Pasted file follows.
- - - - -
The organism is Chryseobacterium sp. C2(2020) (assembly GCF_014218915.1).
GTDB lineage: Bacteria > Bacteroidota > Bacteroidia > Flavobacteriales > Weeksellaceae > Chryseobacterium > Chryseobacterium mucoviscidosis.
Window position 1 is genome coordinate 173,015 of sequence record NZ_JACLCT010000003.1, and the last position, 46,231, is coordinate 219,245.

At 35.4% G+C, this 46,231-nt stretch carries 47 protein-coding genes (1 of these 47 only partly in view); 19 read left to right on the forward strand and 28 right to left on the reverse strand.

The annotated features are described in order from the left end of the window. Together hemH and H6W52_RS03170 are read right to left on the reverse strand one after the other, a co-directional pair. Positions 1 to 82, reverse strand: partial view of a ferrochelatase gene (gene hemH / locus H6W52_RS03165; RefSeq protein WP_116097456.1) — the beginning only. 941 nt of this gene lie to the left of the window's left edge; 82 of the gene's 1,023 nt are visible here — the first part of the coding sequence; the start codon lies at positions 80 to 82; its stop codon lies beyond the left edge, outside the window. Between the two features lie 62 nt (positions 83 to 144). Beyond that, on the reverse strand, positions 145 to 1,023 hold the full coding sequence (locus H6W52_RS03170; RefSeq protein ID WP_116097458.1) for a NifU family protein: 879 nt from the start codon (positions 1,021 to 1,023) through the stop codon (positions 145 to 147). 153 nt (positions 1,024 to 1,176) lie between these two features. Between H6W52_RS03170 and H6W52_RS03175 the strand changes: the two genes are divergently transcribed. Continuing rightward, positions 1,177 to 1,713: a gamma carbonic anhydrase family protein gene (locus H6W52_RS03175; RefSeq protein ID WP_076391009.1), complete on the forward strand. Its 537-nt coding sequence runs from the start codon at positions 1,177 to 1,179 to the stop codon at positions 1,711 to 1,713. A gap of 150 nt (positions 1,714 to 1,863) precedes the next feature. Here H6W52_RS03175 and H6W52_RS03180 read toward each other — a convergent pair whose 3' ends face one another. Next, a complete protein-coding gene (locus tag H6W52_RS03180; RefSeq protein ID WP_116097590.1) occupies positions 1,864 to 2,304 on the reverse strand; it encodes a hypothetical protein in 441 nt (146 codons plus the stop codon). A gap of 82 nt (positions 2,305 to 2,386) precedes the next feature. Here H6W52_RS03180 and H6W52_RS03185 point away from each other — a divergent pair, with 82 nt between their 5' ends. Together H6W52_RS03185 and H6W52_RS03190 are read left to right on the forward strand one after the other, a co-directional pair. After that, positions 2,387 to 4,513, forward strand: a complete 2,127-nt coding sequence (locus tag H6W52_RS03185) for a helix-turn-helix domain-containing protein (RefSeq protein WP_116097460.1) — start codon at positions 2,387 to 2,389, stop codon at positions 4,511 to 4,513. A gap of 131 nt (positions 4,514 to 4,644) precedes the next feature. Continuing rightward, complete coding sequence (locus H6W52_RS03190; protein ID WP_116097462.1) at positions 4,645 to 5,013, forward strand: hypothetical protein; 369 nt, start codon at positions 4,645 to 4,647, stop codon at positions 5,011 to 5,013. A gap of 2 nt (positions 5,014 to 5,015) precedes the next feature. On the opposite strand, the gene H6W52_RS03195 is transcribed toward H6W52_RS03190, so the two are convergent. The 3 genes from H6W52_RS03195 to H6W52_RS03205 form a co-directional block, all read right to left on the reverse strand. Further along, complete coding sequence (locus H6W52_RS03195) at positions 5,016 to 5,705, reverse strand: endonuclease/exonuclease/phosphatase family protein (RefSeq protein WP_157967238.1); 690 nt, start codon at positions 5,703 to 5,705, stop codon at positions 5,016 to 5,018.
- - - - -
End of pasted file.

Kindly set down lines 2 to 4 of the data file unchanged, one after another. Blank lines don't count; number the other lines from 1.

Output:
GTDB lineage: Bacteria > Bacteroidota > Bacteroidia > Flavobacteriales > Weeksellaceae > Chryseobacterium > Chryseobacterium mucoviscidosis.
Window position 1 is genome coordinate 173,015 of sequence record NZ_JACLCT010000003.1, and the last position, 46,231, is coordinate 219,245.

At 35.4% G+C, this 46,231-nt stretch carries 47 protein-coding genes (1 of these 47 only partly in view); 19 read left to right on the forward strand and 28 right to left on the reverse strand.